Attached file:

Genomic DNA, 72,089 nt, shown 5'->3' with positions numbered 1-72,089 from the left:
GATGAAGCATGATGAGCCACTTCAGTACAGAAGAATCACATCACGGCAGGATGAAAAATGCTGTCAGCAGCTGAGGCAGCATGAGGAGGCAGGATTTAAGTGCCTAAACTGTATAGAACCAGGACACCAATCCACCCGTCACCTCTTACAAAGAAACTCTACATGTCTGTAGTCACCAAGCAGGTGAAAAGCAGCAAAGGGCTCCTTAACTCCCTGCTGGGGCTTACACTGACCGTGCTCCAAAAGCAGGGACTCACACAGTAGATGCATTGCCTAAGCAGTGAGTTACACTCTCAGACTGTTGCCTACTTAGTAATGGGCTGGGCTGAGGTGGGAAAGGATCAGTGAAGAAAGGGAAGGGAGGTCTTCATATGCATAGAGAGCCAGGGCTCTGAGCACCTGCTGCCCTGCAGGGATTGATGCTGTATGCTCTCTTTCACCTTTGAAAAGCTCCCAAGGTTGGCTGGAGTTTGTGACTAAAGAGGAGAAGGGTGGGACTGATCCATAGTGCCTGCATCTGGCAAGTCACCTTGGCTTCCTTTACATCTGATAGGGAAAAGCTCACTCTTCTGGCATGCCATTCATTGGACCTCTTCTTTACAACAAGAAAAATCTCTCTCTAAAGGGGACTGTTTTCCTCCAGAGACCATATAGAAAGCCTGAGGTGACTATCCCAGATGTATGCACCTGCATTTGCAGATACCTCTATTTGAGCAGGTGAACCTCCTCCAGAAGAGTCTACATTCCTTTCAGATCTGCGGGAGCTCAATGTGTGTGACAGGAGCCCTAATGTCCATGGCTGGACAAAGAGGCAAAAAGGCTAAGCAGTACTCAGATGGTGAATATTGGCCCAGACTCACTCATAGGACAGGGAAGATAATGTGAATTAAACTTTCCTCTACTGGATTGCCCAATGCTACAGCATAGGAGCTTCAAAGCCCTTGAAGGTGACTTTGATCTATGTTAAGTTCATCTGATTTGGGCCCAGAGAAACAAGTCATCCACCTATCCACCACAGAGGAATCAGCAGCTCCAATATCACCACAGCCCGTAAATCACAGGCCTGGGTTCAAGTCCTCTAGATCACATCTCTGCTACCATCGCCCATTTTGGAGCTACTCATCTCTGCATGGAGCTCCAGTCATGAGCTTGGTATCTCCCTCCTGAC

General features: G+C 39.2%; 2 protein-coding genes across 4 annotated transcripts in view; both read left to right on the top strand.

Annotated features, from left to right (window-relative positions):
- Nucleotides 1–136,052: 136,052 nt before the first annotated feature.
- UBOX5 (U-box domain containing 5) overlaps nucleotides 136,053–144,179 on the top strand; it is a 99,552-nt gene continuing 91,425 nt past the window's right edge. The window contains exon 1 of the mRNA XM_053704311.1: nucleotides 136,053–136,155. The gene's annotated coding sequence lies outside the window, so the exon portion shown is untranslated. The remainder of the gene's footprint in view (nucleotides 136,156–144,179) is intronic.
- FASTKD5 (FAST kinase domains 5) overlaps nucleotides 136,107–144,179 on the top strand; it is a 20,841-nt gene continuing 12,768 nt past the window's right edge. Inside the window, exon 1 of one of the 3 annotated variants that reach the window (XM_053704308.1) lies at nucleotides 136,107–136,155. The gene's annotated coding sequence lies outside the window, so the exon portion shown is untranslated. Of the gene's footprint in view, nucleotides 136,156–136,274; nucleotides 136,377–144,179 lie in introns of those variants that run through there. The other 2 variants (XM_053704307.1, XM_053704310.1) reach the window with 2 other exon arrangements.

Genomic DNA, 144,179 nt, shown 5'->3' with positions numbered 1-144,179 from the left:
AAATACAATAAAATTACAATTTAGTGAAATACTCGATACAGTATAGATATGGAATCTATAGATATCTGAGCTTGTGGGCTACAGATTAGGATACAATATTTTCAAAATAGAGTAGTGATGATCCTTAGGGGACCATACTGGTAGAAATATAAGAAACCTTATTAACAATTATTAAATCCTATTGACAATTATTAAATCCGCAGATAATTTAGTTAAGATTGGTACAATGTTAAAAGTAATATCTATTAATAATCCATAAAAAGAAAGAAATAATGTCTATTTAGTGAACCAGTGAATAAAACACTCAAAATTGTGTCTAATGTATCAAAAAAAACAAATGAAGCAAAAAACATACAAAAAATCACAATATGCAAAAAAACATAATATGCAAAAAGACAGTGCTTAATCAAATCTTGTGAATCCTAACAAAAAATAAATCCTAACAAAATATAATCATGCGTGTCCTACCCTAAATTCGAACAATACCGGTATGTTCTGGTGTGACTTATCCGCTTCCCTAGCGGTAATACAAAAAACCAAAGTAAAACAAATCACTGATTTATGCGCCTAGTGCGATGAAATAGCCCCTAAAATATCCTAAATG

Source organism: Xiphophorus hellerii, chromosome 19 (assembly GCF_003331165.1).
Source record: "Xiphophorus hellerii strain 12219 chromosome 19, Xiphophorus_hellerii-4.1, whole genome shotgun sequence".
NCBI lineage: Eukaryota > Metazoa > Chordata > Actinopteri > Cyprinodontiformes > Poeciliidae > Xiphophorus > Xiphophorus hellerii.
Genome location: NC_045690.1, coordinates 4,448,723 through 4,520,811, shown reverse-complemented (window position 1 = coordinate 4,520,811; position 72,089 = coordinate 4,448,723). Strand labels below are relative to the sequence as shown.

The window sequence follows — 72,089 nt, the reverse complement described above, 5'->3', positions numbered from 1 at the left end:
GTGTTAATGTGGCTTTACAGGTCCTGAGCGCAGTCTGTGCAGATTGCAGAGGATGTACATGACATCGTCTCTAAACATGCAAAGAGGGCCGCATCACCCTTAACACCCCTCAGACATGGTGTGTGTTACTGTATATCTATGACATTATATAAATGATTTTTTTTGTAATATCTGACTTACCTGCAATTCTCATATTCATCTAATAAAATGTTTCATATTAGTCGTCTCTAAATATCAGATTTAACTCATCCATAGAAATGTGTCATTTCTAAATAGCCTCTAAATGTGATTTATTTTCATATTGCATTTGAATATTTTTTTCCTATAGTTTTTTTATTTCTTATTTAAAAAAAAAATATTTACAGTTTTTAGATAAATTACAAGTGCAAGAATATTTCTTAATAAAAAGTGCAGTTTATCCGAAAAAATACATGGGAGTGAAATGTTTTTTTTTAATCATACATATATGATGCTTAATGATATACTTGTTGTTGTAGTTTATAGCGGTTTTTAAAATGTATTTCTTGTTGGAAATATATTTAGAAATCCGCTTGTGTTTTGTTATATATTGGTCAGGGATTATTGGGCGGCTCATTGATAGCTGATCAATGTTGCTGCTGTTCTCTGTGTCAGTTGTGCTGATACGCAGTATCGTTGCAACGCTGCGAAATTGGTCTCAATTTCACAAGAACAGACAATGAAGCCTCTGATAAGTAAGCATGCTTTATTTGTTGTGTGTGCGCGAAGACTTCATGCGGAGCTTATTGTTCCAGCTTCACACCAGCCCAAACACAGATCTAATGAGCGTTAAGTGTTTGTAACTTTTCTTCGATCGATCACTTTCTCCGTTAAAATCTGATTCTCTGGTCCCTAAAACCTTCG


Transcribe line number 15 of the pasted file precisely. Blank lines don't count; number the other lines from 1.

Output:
GTGTTAATGTGGCTTTACAGGTCCTGAGCGCAGTCTGTGCAGATTGCAGAGGATGTACATGACATCGTCTCTAAACATGCAAAGAGGGCCGCATCACCCTTAACACCCCTCAGACATGGTGTGTGTTACTGTATATCTATGACATTATATAAATGATTTTTTTTGTAATATCTGACTTACCTGCAATTCTCATATTCATCTAATAAAATGTTTCATATTAGTCGTCTCTAAATATCAGATTTAACTCATCCATAGAAATGTGTCATTTCTAAATAGCCTCTAAATGTGATTTATTTTCATATTGCATTTGAATATTTTTTTCCTATAGTTTTTTTATTTCTTATTTAAAAAAAAAATATTTACAGTTTTTAGATAAATTACAAGTGCAAGAATATTTCTTAATAAAAAGTGCAGTTTATCCGAAAAAATACATGGGAGTGAAATGTTTTTTTTTAATCATACATATATGATGCTTAATGATATACTTGTTGTTGTAGTTTATAGCGGTTTTTAAAATGTATTTCTTGTTGGAAATATATTTAGAAATCCGCTTGTGTTTTGTTATATATTGGTCAGGGATTATTGGGCGGCTCATTGATAGCTGATCAATGTTGCTGCTGTTCTCTGTGTCAGTTGTGCTGATACGCAGTATCGTTGCAACGCTGCGAAATTGGTCTCAATTTCACAAGAACAGACAATGAAGCCTCTGATAAGTAAGCATGCTTTATTTGTTGTGTGTGCGCGAAGACTTCATGCGGAGCTTATTGTTCCAGCTTCACACCAGCCCAAACACAGATCTAATGAGCGTTAAGTGTTTGTAACTTTTCTTCGATCGATCACTTTCTCCGTTAAAATCTGATTCTCTGGTCCCTAAAACCTTCG